With all the hoopla about social media and Gen Z, what’s happening to consumer benefits like rewards or loyalty programs? Are they still popular, or even wanted? Are they necessary?
That’s what data analytics and technology marketing company Merkle wanted to know when it surveyed more than 1,500 consumers late last year
What Merkle discovered is that not only do loyalty programs abound everywhere, but more importantly, it’s justone piece of a bigger puzzle. To be successful, any loyalty or rewards program must be integrated with other consumer points of contact that not only convince them to buy, but also instill trust and future business.
To foster customer loyalty, Merkle identified four key areas of focus. They were reward utility, engagement, personalization, and acknowledgment combined with surprise. Here’s a deeper look at each.
What Merkle found is that the number one cause of customer dissatisfaction with rewards is the time required to earn something. Customers said it was either too hard or took too long. The firm also learned that in some cases, such delays had a negative effect. Companies that can find an equitable balance in the time it requires for consumers to earn rewards that appeal and also make it easy to redeem will see greater results.
It was no surprise that customers told Merkle that they wished to be recognized but they also expressed an interest in a deeper connection with the brand. Of those polled, 35 percent told surveyors that they wished they could also discover and open up new doorways to additional features or access tools to find products. Consumer surveys, polls, and online reviews to keep consumers engaged between their purchases may be helpful in fulfilling those wishes.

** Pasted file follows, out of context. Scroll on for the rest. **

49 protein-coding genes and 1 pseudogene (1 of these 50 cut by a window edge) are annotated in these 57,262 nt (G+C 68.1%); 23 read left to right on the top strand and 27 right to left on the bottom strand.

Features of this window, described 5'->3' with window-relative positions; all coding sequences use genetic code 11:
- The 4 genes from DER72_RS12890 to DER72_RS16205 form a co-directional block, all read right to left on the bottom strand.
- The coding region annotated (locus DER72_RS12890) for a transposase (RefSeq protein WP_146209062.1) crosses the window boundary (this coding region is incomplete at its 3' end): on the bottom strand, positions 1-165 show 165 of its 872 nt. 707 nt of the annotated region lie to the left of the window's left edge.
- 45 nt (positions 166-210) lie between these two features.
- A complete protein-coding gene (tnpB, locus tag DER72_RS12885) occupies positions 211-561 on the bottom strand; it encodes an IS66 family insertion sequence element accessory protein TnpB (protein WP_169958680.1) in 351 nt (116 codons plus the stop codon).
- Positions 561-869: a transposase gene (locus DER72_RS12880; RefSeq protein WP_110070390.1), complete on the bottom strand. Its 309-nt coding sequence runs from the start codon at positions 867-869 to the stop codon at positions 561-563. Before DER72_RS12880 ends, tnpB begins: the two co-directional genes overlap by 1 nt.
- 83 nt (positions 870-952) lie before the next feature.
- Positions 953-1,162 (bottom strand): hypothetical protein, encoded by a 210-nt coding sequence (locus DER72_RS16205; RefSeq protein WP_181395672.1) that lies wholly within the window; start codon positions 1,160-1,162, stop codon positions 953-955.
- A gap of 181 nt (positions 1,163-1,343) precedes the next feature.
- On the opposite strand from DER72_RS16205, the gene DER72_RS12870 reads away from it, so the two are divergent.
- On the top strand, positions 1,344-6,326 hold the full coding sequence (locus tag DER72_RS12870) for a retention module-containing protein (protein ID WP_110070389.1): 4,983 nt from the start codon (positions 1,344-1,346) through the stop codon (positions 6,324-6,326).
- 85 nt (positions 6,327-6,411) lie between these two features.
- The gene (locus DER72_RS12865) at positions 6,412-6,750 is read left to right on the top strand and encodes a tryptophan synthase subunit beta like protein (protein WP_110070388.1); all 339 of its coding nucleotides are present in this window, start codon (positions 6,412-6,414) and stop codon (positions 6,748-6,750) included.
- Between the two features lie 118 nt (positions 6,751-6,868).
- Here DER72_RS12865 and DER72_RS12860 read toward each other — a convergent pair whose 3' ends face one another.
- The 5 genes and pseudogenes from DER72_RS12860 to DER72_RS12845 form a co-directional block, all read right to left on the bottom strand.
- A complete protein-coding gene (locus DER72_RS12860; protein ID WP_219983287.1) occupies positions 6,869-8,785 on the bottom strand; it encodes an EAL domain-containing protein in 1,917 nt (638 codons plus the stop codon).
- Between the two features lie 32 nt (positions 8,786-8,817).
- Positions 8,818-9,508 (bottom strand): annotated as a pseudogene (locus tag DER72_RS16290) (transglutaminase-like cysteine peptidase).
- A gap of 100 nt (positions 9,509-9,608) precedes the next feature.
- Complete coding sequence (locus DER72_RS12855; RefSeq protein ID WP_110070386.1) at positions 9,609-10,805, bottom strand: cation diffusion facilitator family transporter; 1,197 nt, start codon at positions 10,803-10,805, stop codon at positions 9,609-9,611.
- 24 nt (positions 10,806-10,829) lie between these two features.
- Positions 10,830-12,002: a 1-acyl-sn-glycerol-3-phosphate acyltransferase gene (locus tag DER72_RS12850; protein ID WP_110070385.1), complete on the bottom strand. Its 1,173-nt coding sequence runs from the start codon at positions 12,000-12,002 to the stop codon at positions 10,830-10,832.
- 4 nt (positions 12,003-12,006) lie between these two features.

Other articles have discussed the importance of personalizing communications with consumers. Even with a loyalty or rewards program, personalization is equally important. Merkle pointed out, however, that brands should strike a balance in its usage because too much personalization too often could actually turn off some customers concerned about privacy and data sharing. A big revelation from the survey is that 85 percent of consumers said they wanted to be the ones to select the rewards they receive.
All marketers know that demonstrating appreciation to consumers is important. But what Merkle added to the equation is that 58 percent of the people they surveyed also cited surprise offers and gifts as the most important way a brand could relate to them. Of course, those surveyed also said they expect to be thanked and felt that the surprises would not only keep them engaged but instill a sense of loyalty.
The top three rewards or benefits cited by respondents were free products, discounts, and free samples. Free services, a chance to win something, and surprises from the brand made up the bottom three.
When this annual survey was launched in 2018, earning points for rewards was the reward of choice. Although the latest survey confirmed that it remains number one, another entry has begun to gain in popularity. That is the option to earn points for the same program from more than one brand or merchant.
Brands interested in gathering more data on customers and receiving feedback would be interested in the other finding. When asked what they would do to earn points quicker, 71% of respondents identified the top response as participating in a survey. Answering poll questions, writing online reviews, downloading an app, and viewing articles or video about the brand were next.